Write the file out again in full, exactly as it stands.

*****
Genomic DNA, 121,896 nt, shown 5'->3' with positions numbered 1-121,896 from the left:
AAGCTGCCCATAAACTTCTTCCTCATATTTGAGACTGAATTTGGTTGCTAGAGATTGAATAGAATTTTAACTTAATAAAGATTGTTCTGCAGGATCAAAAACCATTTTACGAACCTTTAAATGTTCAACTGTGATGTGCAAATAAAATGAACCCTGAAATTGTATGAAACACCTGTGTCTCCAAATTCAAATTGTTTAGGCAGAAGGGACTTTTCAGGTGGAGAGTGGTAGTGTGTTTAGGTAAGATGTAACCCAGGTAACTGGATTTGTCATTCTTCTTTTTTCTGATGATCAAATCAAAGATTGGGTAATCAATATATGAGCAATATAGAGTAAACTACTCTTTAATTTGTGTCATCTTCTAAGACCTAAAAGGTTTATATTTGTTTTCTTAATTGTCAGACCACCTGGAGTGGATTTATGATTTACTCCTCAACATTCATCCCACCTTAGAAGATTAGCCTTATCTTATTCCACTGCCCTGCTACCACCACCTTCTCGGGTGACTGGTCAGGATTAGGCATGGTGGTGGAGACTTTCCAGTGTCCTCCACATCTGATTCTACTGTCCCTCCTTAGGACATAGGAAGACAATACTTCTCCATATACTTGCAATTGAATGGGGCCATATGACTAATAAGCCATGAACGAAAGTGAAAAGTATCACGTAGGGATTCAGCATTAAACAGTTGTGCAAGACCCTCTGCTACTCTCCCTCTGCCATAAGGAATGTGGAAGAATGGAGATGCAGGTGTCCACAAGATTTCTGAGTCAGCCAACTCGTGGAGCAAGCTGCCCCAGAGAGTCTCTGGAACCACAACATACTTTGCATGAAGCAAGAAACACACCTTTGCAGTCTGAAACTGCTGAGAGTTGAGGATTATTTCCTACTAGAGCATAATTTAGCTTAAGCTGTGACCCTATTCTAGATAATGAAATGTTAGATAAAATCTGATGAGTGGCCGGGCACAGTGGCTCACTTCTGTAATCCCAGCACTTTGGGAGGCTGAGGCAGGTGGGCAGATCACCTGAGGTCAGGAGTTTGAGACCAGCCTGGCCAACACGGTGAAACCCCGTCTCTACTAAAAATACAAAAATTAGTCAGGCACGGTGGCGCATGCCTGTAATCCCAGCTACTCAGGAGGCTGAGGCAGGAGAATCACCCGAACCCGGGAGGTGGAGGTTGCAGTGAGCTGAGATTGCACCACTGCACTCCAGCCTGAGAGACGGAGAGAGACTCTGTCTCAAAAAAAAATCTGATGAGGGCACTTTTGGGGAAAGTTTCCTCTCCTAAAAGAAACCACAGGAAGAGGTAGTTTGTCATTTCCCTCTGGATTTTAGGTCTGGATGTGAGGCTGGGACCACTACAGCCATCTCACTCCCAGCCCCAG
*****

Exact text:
Genomic DNA, 121,896 nt, shown 5'->3' with positions numbered 1-121,896 from the left:
AAGCTGCCCATAAACTTCTTCCTCATATTTGAGACTGAATTTGGTTGCTAGAGATTGAATAGAATTTTAACTTAATAAAGATTGTTCTGCAGGATCAAAAACCATTTTACGAACCTTTAAATGTTCAACTGTGATGTGCAAATAAAATGAACCCTGAAATTGTATGAAACACCTGTGTCTCCAAATTCAAATTGTTTAGGCAGAAGGGACTTTTCAGGTGGAGAGTGGTAGTGTGTTTAGGTAAGATGTAACCCAGGTAACTGGATTTGTCATTCTTCTTTTTTCTGATGATCAAATCAAAGATTGGGTAATCAATATATGAGCAATATAGAGTAAACTACTCTTTAATTTGTGTCATCTTCTAAGACCTAAAAGGTTTATATTTGTTTTCTTAATTGTCAGACCACCTGGAGTGGATTTATGATTTACTCCTCAACATTCATCCCACCTTAGAAGATTAGCCTTATCTTATTCCACTGCCCTGCTACCACCACCTTCTCGGGTGACTGGTCAGGATTAGGCATGGTGGTGGAGACTTTCCAGTGTCCTCCACATCTGATTCTACTGTCCCTCCTTAGGACATAGGAAGACAATACTTCTCCATATACTTGCAATTGAATGGGGCCATATGACTAATAAGCCATGAACGAAAGTGAAAAGTATCACGTAGGGATTCAGCATTAAACAGTTGTGCAAGACCCTCTGCTACTCTCCCTCTGCCATAAGGAATGTGGAAGAATGGAGATGCAGGTGTCCACAAGATTTCTGAGTCAGCCAACTCGTGGAGCAAGCTGCCCCAGAGAGTCTCTGGAACCACAACATACTTTGCATGAAGCAAGAAACACACCTTTGCAGTCTGAAACTGCTGAGAGTTGAGGATTATTTCCTACTAGAGCATAATTTAGCTTAAGCTGTGACCCTATTCTAGATAATGAAATGTTAGATAAAATCTGATGAGTGGCCGGGCACAGTGGCTCACTTCTGTAATCCCAGCACTTTGGGAGGCTGAGGCAGGTGGGCAGATCACCTGAGGTCAGGAGTTTGAGACCAGCCTGGCCAACACGGTGAAACCCCGTCTCTACTAAAAATACAAAAATTAGTCAGGCACGGTGGCGCATGCCTGTAATCCCAGCTACTCAGGAGGCTGAGGCAGGAGAATCACCCGAACCCGGGAGGTGGAGGTTGCAGTGAGCTGAGATTGCACCACTGCACTCCAGCCTGAGAGACGGAGAGAGACTCTGTCTCAAAAAAAAATCTGATGAGGGCACTTTTGGGGAAAGTTTCCTCTCCTAAAAGAAACCACAGGAAGAGGTAGTTTGTCATTTCCCTCTGGATTTTAGGTCTGGATGTGAGGCTGGGACCACTACAGCCATCTCACTCCCAGCCCCAG